He stressed that there is ground for more balanced and qualitatively better trade and economic relations, military and technical cooperation and coordination between Greece and Russia in the international field, where their views coincide to a great degree.

Defence Minister on Putin visit
Greek Defence Minister Evangelos Meimarakis was the latest top Greek official to comment on the high-profile visit. He took a more cautious line than the premier and other ministers.
Meimarakis called the Putin visit "very useful", while he nevertheless termed various local press reports citing purported "new deals" for Russian weapons systems as "exaggerated".
"Greece is a country with open and transparent procedures for weapons purchases. In every arms procurement programme we use international tenders open to everyone ... and we, based on what serve Greece's best interests, the available quality and the price, select the one that best one for the country's defence," Meimarakis said.
Greek defence officials are keen not to threaten their very close ties to the Pentagon, which is why they discreetly allowed the use of Aegean island bases in the Iraq War by US forces and planes. Greece was a low-profile combatant in effect that consequently escaped any terrorist backlash, unlike Spain and the UK.

EU Commission approves regional support plan for Greece
Economy and Finance Minister George Alogoskoufis said that Ministry agencies would accept the submission of investment projects - based on an existing development law - by October 15th and stressed that approval of dismissal of project would have been completed by December 31st 2006 before new increased financial support was offered to private investors from January 1st 2007.
Speaking to reporters, the Greek Minister said the European Commission approved a new charter of regional support for the period 2007-2013, the first country to have the Commission's approval. Alogoskoufis said financial support to investment projects reached 60 per cent, with support for larger enterprises at 40 per cent, medium-sized enterprises 50 per cent and smaller enterprises (97 pct of total Greek enterprises) at 60 per cent.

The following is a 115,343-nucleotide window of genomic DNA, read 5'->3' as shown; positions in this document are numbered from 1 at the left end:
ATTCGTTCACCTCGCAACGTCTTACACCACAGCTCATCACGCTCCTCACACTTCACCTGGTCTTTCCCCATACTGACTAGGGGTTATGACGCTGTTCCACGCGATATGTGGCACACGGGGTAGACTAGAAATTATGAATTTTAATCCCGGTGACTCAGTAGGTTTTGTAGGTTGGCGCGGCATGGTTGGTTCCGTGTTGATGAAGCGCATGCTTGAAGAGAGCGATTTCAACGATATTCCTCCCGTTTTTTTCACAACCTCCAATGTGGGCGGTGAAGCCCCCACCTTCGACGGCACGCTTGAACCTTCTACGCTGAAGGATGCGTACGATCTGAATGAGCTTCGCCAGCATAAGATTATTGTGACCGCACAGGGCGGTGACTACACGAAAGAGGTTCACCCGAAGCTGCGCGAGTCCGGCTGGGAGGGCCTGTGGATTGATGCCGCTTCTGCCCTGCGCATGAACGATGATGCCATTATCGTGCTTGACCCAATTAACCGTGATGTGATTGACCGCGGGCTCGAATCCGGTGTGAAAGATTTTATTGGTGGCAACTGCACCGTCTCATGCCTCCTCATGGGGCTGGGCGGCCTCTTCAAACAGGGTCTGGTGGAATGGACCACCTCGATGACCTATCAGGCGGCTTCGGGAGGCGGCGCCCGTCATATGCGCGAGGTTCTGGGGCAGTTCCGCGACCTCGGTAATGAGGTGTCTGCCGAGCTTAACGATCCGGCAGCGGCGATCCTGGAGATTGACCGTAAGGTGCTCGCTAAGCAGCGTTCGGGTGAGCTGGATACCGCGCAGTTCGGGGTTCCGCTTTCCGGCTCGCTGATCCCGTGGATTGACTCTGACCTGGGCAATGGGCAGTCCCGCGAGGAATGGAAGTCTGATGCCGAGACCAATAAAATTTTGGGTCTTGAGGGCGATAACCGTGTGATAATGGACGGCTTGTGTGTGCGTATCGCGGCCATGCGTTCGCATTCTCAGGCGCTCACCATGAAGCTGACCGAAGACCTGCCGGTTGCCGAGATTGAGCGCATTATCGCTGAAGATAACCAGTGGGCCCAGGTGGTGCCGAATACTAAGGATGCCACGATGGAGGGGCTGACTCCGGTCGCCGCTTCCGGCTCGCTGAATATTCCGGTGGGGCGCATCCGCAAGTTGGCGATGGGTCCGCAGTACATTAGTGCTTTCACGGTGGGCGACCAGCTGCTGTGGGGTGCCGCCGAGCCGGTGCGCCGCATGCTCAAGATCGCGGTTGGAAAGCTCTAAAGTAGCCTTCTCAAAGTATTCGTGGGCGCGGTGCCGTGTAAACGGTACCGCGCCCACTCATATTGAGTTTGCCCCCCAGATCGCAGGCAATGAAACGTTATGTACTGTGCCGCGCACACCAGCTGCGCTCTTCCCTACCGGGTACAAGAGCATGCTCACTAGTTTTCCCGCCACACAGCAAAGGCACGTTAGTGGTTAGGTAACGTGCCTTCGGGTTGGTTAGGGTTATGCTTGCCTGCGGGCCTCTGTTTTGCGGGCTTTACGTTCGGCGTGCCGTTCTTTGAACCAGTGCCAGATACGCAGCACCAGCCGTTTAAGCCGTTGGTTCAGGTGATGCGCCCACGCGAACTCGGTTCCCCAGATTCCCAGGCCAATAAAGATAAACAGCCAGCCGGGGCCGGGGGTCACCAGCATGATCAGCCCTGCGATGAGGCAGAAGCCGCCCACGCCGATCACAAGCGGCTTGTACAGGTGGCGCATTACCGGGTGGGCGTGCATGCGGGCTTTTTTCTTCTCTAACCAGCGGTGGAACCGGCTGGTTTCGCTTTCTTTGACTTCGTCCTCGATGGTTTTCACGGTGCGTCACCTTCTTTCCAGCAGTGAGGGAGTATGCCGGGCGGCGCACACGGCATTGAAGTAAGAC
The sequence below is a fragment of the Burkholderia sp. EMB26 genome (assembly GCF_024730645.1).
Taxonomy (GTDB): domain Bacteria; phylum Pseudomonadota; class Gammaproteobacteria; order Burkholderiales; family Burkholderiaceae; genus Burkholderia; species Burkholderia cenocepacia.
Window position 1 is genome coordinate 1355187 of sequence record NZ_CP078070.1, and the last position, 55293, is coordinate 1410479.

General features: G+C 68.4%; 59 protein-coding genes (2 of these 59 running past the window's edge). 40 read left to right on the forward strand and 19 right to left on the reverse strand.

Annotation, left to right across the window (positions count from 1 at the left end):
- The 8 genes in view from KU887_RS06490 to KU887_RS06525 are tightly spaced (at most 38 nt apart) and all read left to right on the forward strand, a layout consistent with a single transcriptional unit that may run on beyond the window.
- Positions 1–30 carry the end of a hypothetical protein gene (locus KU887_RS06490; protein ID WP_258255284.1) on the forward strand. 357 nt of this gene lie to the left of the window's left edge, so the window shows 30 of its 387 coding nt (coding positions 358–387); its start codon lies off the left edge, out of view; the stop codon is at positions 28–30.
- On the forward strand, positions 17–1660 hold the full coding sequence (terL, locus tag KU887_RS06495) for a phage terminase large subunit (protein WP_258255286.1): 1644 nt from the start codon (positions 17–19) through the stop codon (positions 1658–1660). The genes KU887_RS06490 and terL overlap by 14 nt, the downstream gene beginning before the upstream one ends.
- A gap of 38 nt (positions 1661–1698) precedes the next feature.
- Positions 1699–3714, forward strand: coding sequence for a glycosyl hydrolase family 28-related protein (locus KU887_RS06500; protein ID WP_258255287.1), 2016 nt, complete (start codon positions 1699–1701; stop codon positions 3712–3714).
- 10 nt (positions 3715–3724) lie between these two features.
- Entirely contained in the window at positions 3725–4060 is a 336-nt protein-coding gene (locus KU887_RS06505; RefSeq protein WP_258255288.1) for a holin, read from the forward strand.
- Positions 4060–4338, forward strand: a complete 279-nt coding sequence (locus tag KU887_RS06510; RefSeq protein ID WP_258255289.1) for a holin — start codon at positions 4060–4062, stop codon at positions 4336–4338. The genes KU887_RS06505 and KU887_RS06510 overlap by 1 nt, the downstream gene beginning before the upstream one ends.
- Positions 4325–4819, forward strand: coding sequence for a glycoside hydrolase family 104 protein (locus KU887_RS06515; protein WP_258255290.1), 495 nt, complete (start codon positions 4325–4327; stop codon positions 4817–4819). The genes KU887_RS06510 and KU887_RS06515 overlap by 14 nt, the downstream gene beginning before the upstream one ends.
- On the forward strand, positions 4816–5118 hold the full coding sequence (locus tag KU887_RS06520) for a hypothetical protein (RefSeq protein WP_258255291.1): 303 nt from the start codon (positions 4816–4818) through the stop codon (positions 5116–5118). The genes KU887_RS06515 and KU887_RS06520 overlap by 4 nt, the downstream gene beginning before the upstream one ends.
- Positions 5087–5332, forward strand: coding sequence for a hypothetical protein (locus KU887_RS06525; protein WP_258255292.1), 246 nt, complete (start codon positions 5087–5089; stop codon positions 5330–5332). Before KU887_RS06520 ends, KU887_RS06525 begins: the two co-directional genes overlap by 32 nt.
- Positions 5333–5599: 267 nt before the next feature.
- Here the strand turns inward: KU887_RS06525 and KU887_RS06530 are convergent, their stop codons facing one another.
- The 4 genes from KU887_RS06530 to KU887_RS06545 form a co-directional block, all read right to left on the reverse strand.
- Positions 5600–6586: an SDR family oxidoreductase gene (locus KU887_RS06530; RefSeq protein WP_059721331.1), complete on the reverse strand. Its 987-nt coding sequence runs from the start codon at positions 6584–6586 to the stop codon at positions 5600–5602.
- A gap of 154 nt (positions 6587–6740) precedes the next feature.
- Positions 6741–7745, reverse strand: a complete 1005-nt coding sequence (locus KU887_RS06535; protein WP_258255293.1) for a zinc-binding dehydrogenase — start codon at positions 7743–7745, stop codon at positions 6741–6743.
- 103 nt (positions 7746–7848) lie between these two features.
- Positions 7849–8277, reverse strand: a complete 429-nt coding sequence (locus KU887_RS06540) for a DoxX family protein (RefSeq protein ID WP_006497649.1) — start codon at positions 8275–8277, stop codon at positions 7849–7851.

The Greek Minister said the Commission approved new higher financial subsidies on investments after tough negotiations that lasted almost two years.
The upper limit of regional investment subsidies was set at 40 per cent for the regions of eastern Macedonia-Thrace, Epirus and Western Greece, at 30 per cent for Thessaly, Ionian Islands and Crete and 40 per cent for the Peloponnesus and Northern Aegean (to be reduced to 30 per cent from January 1st, 2011).
Financial subsidies for investments in central and western Macedonia and Attica were set at 30 per cent (to be reduced to 20 per cent from January 1st, 2011) and for the south Aegean region 30 per cent and 15 per cent, over the same periods, respectively.
Alogoskoufis said a total of 1,456 investment projects have been submitted so far, budgeted at 2.3 billion euros, and that Ministry agencies have approved 682 projects.
A draft plan of a new development law is expected to be completed by October 15th and to be tabled to parliament as soon as possible to be valid from January 1st, 2007.

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National Bank expansion in SEE continues

National Bank recently announced that it was continuing its drive towards further expanding activities abroad, and in particular, southeast Europe. Greece's largest financial institution stated its intent in a letter sent to the Athens Stock Exchange, New Europe reported.
National Bank said it has submitted a binding offer for the takeover of Serbian bank Vojvodjanska Banka and CEC in Romania. Serbian privatisation authorities have also declared National Bank as a first-ranked bidder and the two sides were currently in negotiations over the sale of Vojcodjanska Banka.
In the privatisation of CEC in Romania, National Bank - along with a Hungary-based bank - have been included in a short-list of candidates and were expected to submit improved offers. 
In its letter to the Athens Stock Exchange, National Bank said it planned to apply with Turkey's Capital Markets Commission for a public bid to buy minority stakes in Finansbank AS and Finans Finansal Kiralama AS (Finans Leasing).
Turkish market authorities are expecting National Bank to ask for an exemption from submitting public bids to buy minority stakes in Finans Yatirim Ortakligi.
Finanasbank recently completed the sale of its international stockholdings, Finans International Holding NV and Finansbank Romania, to FIBA Holding AS for 600 million US dollars and repurchased 99.9 per cent of Finansbank Malta Ltd from Finans International Holding NV for US$48m

NBG reports net profit growth 65%

The National bank of Greece said recently that net profit in the first six months of the year rose 65 per cent because of growth in retail lending and the sale of subsidiaries in North America. The bank, Greece's biggest, said net profit in the first six months rose to 546.2 million Euro compared with 330 million Euro in the same period a year ago, New Europe reported.